Location: Phnom Penh, Cambodia
Vessel: Jayavarman, 58m, 700 tons
The realm of adventure cruising is expanding. Once it was the iconic voyages to the frozen extremes, the iconic Galapagos or scenic Alaska, but now the world’s small vessels are heading inland to the remote rivers of Asia, South America or even Africa.
Not satisfied with icebergs and polar bears, expedition cruisers now want to tick Amazon, Nile and Mekong off their lists of significant waterways. Southeast Asia’s largest river, the Mekong is shaping up as a battleground for cruise operators as the new wave of luxury river vessels stake their claim on this famous waterway.
One of the newer vessels is Heritage Line’s 2009-launched Jayavarman, known also by its officially registered name of RV Mekong Explorer. Built in Vietnam in the traditional style of Asian river vessels, but styled apparently on the classic ocean liner ‘Normandie’. With 27 twin (or double) cabins appointed in a charming ‘old world’ style, Jayavarman transports guests in pampered luxury on a journey beginning in the Mekong Delta port of My Tho.
Our 7-night exploration continues upstream through the many convoluted tributaries of the famous delta, ending up in the main stream via such evocatively named stops as Cai Be, Binh Thanh Island, Chau Doc and Xin Chao.
Shore excursions include village factories like rice mills, traditional industries such as brick-making and agricultural enterprises like fish farms and mat weaving. Mostly we are transported on comfortable local sampans with padded seats and shaded awnings with plenty of complimentary bottled water on offer. Okay, so it’s not the pyramids but it is an authentic glimpse into real life along the delta much as it’s been conducted for centuries.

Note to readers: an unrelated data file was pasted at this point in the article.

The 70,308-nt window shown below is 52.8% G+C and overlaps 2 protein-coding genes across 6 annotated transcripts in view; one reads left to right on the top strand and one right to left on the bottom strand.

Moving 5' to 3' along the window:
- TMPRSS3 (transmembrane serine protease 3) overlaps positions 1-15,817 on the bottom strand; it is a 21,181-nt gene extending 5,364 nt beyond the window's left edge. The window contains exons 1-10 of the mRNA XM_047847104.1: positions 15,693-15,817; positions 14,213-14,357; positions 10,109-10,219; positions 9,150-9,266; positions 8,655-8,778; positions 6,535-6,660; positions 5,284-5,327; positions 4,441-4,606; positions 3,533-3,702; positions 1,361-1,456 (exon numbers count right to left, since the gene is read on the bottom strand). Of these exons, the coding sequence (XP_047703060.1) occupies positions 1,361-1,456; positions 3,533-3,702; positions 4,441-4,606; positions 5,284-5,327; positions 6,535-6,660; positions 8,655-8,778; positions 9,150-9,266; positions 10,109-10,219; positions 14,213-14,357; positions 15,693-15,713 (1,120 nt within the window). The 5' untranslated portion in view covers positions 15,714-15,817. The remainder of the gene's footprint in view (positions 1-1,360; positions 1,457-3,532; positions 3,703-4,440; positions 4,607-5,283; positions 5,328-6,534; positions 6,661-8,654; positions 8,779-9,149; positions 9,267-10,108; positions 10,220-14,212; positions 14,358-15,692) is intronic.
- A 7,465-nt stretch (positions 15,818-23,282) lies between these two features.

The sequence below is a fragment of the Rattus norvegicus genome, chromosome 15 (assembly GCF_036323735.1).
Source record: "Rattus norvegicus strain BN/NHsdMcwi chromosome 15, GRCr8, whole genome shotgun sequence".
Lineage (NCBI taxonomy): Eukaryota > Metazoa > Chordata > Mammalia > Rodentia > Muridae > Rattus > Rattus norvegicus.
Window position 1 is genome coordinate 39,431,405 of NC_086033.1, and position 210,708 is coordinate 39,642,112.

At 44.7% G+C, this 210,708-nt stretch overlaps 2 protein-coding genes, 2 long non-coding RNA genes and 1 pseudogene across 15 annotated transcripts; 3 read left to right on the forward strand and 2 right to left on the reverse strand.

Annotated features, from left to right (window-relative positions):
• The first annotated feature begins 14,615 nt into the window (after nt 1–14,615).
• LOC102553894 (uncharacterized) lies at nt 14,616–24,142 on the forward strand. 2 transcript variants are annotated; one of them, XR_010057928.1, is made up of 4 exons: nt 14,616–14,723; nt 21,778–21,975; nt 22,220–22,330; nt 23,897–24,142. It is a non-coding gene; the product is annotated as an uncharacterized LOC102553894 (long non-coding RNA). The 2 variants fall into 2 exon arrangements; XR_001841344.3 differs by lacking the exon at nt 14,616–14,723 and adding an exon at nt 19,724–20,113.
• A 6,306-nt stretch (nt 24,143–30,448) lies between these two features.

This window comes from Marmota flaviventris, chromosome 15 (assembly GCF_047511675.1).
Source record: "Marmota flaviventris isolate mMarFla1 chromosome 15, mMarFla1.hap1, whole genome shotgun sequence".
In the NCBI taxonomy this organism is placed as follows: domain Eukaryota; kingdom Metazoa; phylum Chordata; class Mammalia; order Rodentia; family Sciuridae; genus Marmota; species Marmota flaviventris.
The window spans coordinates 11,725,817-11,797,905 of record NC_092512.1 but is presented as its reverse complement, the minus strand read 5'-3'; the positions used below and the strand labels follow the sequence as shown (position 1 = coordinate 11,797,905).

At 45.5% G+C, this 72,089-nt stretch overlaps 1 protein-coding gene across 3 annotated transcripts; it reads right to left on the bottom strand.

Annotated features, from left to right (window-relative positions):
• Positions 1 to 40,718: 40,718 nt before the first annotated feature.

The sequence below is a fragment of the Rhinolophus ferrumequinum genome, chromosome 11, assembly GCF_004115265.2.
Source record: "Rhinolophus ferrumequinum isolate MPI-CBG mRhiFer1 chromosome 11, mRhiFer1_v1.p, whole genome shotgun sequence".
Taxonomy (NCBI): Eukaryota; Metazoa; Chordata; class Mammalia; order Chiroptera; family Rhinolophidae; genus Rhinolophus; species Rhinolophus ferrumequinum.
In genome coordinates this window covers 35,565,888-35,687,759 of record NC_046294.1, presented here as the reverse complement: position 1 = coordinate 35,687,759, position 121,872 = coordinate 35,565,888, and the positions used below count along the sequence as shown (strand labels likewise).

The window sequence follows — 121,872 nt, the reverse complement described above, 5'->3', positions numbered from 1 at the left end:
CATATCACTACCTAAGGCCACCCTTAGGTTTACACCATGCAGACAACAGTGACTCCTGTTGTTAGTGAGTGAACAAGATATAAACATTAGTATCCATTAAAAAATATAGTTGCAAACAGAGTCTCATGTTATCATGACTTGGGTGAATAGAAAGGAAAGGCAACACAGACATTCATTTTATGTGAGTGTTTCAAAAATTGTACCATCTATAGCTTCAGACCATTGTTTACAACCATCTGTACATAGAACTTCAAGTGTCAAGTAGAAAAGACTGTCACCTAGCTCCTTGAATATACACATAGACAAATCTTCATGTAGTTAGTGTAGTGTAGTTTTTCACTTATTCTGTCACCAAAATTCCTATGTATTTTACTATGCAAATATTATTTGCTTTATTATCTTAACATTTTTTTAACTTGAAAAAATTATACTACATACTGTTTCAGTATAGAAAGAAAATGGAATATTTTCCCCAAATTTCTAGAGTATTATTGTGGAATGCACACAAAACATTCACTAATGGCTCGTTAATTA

Across the border and into Cambodia, the pace of life slows and a day is spent in Phnom Penh touring all the things first time visitors have to see: the national museum, Killing Fields and S21 prison. But there’s time for a couple of mandatory Angkor Lagers in the iconic Foreign Correspondents Club before we set off early next day. We spend the next couple of days alternating between the Mekong and its sibling, the Tonle Sap before we are obliged to bus it to our final destination, Siem Reap. This is one caveat for travel at this time of the year, the low water season, as the Tonle Sap doesn’t yet have enough water to allow us into the big lake of the same name. It’s not the best part of the trip, so if you are dead keen to sail into the Tonle Sap, make sure you travel in the high season and pay the extra.
Costs for the 7-night journey start at USD 3384 per person twin share in a superior suite, low season. The fare includes all meals and shore excursions (and bus), but not your port tax or visa fee. Food is a mix of plated and buffet sittings with delicious local flavours. Fish, chicken, pork, beef and spicy salads a-plenty – no-one goes hungry.
For full details and bookings, see river cruise specialists, Active Travel at www.activetravel.com.au
About The Expeditionist
Roderick Eime has spent his whole life getting lost and the last two decades doing it professionally. From 4WD journeys across Australia to icebreakers in the polar seas, Rod isn't happy unless he's wondering where he is. In his quest to find oblivion, he's sailed all five oceans and many of the great rivers reporting for magazines and newspapers but has yet to fall off the edge of the world.